A looming skills shortage in Canada is grabbing its share of headlines and reigniting the debate about what’s better – a college or university education?
Colleges are wonderful training grounds for our skilled workers. Their more recent work delivering highly applied college degrees with a skills focus makes a valuable contribution to increasing demands for credentials to meet the needs of today’s workplaces.
But historically – and it still holds true today – the majority of jobs created in the market place require a university education. Ontario’s Ministry of Training Colleges and Universities’ own statistics show that 70 per cent of jobs in the coming years will require a university degree.
And that’s why universities have responded with more than 500 agreements to help college students easily move into university degree programs. It’s also why universities believe in the important work of a new organization in Ontario, ONCAT, whose mission is to build even more bridges – bridges from apprenticeships to college diplomas, diplomas to diplomas, diploma to both college and university degrees, and finally university degrees to specialized college training – it’s all good stuff.
A recent analysis by the CIBC reinforces the value of a university education. The study shows jobs in the near future will be created to address labour shortages in health care, natural and applied sciences, management, as well as mining and engineering. The vast majority of these jobs require a university degree.
Statistics Canada data shows that 700,000 jobs for university graduates were created between July 2008 and July 2012, compared to 320,000 for college-only graduates.
University graduates find jobs faster than those with only a college diploma – 87.5 per cent of university graduates are in jobs within six months of graduation. For college students, that figure is 83 per cent.
And university graduates are better off in terms of lifetime premium earnings to the tune of more than $1.3-million. That’s good for the individual and good for government revenue, which benefits from taxes collected on those earnings Universities are not traditionally job training institutions, although they have always produced extraordinary graduates from such professional programs as law and medicine, business and architecture.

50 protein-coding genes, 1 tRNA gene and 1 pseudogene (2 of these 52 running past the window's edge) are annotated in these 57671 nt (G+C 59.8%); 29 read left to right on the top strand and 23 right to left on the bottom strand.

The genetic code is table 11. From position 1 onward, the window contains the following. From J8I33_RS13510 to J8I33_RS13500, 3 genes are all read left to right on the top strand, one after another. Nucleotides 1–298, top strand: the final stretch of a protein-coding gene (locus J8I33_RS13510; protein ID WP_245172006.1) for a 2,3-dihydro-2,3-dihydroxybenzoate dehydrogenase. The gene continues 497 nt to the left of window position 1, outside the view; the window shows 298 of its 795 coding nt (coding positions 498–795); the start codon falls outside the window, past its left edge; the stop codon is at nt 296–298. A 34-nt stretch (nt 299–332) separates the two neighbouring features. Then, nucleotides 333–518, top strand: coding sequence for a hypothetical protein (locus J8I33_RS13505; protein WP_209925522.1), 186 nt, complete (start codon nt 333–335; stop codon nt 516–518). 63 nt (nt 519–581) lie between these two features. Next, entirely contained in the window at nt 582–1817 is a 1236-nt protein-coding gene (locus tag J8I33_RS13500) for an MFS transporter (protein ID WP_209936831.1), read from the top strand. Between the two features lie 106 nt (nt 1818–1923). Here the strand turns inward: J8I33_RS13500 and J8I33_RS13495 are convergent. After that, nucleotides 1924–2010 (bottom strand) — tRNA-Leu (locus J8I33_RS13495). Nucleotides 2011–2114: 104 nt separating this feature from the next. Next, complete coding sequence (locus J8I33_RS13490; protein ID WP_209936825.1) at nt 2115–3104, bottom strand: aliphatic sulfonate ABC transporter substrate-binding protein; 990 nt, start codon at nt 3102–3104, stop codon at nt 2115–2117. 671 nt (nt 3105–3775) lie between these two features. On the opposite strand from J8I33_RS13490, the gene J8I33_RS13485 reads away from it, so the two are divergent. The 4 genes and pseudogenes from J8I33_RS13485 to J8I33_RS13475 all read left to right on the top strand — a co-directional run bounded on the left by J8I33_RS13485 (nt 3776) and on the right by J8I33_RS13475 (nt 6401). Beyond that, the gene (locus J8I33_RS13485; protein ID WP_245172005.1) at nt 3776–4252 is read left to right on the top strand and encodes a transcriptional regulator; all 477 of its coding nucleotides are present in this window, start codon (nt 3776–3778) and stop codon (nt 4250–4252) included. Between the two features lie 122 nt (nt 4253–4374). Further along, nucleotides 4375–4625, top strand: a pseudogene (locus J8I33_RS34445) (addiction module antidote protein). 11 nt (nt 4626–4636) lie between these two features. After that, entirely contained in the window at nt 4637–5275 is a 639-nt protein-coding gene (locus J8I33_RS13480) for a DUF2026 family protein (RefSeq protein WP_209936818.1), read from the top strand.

Even their non-professional programs produce graduates who get jobs. And in more recent years, universities are fostering innovation and producing entrepreneurs who create jobs for themselves and others.
We often hear complaints that our universities are turning out too many history grads, and what good is a philosophy degree when it’s time to get a job.
But the reality is that there are philosophy graduates running financial institutions, there are history graduates in politics and public policy, there are english graduates in management positions.
Some of those graduates didn’t go immediately into the job market; some went on to do graduate studies, some crossed over into college, perhaps to take some training in communications or media relations.
The fact that people want to augment their learning to make themselves more marketable is a good thing. If universities have done their job well, they will have prepared our young people for lifelong learning, where they will pop back in and out of our colleges and universities or industry training programs as their own appetite for knowledge and the job market demands it.
This is why universities are offering a wide range of programs at their faculties of continuing education. And it’s why universities are working more closely than ever with colleges and postsecondary partners around the world.
For some, getting a job isn’t only about learning a skill at college. It isn’t only about learning a core discipline at university. Getting and staying in the job market can be about both.
The notion that more time spent learning before settling into the job market is time wasted has to be reconsidered.
Bonnie M. Patterson is President and CEO of the Council of Ontario Universities.
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